Having worked for years with J&J, the owner of the K-Y brand “INTENSE” this strategic business development reach, makes sense. The concept, you might quickly surmise, is about deepening the experience of pleasure.
It’s interesting, having worked in the design labs of J&J, how they tend to approach these lines of marketing — lots of research, trial, consumer interception and lengthy strategic development, sometimes resulting with “go with instinct” directives. And they might be right.
According to Neff’s researches, “first-quarter sales of personal lubricants soared 32% to $41.2 million, according to Information Resources Inc., led almost entirely by continued strength from last year’s launch of Johnson & Johnson’s K-Y Yours & Mine his-and-hers lubricants.” And this represents sales increases before advertising.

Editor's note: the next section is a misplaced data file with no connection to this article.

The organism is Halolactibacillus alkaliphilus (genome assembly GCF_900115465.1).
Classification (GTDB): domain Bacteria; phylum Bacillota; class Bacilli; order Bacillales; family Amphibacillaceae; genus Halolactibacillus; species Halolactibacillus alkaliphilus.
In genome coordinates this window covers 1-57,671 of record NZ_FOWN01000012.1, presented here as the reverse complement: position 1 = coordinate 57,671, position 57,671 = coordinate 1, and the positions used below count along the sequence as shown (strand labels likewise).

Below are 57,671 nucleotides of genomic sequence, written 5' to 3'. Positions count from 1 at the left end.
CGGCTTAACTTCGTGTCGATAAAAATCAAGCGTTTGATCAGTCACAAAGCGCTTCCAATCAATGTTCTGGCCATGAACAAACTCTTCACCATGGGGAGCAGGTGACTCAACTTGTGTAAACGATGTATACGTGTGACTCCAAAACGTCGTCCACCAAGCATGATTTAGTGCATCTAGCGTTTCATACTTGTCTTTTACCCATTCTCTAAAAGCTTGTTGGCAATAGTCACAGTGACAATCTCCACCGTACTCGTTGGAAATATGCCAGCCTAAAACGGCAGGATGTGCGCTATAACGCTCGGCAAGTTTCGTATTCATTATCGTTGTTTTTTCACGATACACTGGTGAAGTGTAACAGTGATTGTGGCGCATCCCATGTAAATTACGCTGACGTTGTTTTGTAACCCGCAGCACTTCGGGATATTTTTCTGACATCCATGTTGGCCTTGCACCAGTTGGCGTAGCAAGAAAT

Neff continues that “the small but suddenly booming “sexual-enhancement devices” category in food, drug and mass-market stores is growing even faster, albeit off a very small base, up 74% to $10.1 million for the full year ended April 19, according to IRI, with Church & Dwight’s Trojan and Durex products leading the way.” J&J’s spokespeople offer than when the economy’s challenged, “sex goes up”. The marketing people at Church & Dwight offer more specifics, in marketing upticks — and their relationship is about more detailed analyses. And the scale of the market could be far bigger. What it might be, the real answer, is that people are stressed, relying on relationships and networks of friends, and comprises a natural shift. Linked In, Facebook and related societal networks are expanding in dramatic surges — and there are even workshops that support the better utility of these tools in building potentials to re-engage with employment — and to reattach to friends and to find new ones.